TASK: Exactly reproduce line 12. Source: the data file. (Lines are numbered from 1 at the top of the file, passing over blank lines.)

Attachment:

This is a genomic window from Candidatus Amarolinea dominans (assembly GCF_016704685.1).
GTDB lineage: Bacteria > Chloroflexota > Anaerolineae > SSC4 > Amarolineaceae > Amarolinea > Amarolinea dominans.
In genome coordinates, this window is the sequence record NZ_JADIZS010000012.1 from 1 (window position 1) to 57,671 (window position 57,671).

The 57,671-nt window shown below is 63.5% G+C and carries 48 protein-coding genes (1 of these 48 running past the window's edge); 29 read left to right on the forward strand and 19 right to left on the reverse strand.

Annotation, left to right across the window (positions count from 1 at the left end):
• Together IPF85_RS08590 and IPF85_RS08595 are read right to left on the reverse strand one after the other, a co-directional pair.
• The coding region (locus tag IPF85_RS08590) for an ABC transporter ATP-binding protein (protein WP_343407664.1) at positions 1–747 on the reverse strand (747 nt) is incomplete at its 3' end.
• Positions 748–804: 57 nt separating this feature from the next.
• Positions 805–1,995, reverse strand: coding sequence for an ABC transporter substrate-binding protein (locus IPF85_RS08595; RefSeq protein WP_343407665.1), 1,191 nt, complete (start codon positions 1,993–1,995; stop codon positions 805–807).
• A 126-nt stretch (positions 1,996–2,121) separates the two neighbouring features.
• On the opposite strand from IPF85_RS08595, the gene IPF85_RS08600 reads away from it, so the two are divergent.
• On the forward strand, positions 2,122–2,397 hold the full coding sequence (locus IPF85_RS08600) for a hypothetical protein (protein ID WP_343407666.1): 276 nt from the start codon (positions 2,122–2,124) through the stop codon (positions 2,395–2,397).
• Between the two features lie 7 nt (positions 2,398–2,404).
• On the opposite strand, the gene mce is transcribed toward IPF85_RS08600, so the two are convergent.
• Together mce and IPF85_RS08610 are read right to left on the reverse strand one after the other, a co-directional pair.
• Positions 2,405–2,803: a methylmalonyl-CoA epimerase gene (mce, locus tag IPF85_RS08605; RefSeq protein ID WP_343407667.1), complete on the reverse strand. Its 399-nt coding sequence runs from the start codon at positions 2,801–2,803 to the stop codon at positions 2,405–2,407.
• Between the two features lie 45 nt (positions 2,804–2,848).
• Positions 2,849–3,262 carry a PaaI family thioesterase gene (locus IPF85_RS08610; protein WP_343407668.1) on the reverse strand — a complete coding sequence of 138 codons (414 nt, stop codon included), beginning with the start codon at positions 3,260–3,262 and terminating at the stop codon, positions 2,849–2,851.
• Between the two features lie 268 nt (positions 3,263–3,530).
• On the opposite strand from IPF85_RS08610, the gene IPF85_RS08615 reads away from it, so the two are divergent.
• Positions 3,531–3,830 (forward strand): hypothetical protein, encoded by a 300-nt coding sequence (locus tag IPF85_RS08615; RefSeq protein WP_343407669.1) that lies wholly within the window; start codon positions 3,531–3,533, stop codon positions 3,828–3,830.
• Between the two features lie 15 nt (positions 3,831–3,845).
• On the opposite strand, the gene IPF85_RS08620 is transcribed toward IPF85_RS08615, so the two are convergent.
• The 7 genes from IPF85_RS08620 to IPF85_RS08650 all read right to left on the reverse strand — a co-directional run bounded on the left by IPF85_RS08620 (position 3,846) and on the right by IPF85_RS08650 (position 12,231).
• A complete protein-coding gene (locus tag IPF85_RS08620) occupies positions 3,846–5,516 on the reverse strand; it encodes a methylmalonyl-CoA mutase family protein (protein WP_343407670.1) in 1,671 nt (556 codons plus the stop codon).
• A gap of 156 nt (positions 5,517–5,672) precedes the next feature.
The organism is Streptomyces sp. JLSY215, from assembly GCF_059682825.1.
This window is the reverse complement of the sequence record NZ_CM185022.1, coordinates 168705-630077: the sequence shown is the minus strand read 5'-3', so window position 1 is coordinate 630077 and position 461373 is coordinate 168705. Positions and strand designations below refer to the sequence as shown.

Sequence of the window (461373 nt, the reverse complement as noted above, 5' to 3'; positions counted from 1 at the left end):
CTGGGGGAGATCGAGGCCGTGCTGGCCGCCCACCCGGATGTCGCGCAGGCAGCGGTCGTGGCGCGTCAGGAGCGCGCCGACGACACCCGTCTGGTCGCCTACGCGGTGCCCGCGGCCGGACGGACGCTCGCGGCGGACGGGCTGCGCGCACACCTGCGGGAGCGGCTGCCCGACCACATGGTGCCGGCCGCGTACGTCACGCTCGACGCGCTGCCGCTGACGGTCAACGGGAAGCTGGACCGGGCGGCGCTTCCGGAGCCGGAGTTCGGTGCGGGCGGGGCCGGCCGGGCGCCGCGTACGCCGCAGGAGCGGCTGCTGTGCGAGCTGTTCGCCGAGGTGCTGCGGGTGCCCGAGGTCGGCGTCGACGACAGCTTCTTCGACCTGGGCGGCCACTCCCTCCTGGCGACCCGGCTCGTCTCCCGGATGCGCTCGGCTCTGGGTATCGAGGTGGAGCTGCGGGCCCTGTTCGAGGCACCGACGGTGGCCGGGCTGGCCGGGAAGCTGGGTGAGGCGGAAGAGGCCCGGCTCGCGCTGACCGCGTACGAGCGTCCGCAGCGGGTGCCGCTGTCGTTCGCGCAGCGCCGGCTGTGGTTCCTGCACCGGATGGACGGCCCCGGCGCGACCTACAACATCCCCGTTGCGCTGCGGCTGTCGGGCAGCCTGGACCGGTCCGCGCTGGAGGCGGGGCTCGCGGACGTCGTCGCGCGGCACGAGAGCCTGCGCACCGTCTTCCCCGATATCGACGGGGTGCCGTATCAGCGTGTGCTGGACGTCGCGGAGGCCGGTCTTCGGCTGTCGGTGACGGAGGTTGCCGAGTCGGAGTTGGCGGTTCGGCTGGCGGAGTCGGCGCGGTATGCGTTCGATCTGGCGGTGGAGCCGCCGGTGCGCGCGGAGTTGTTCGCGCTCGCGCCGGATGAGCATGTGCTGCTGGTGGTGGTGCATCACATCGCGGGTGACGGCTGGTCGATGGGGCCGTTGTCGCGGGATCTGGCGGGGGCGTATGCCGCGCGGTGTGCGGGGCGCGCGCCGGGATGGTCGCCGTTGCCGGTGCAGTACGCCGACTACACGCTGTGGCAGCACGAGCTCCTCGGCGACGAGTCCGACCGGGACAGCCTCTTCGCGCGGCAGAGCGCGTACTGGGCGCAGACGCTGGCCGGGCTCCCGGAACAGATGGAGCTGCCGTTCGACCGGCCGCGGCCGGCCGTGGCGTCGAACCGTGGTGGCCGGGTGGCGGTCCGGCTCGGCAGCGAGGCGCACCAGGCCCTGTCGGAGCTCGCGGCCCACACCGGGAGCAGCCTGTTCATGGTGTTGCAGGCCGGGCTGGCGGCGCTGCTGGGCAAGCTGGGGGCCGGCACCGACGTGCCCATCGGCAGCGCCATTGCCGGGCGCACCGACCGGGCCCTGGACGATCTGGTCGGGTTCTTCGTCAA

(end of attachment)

• On the forward strand, positions 2,122–2,397 hold the full coding sequence (locus IPF85_RS08600) for a hypothetical protein (protein ID WP_343407666.1): 276 nt from the start codon (positions 2,122–2,124) through the stop codon (positions 2,395–2,397).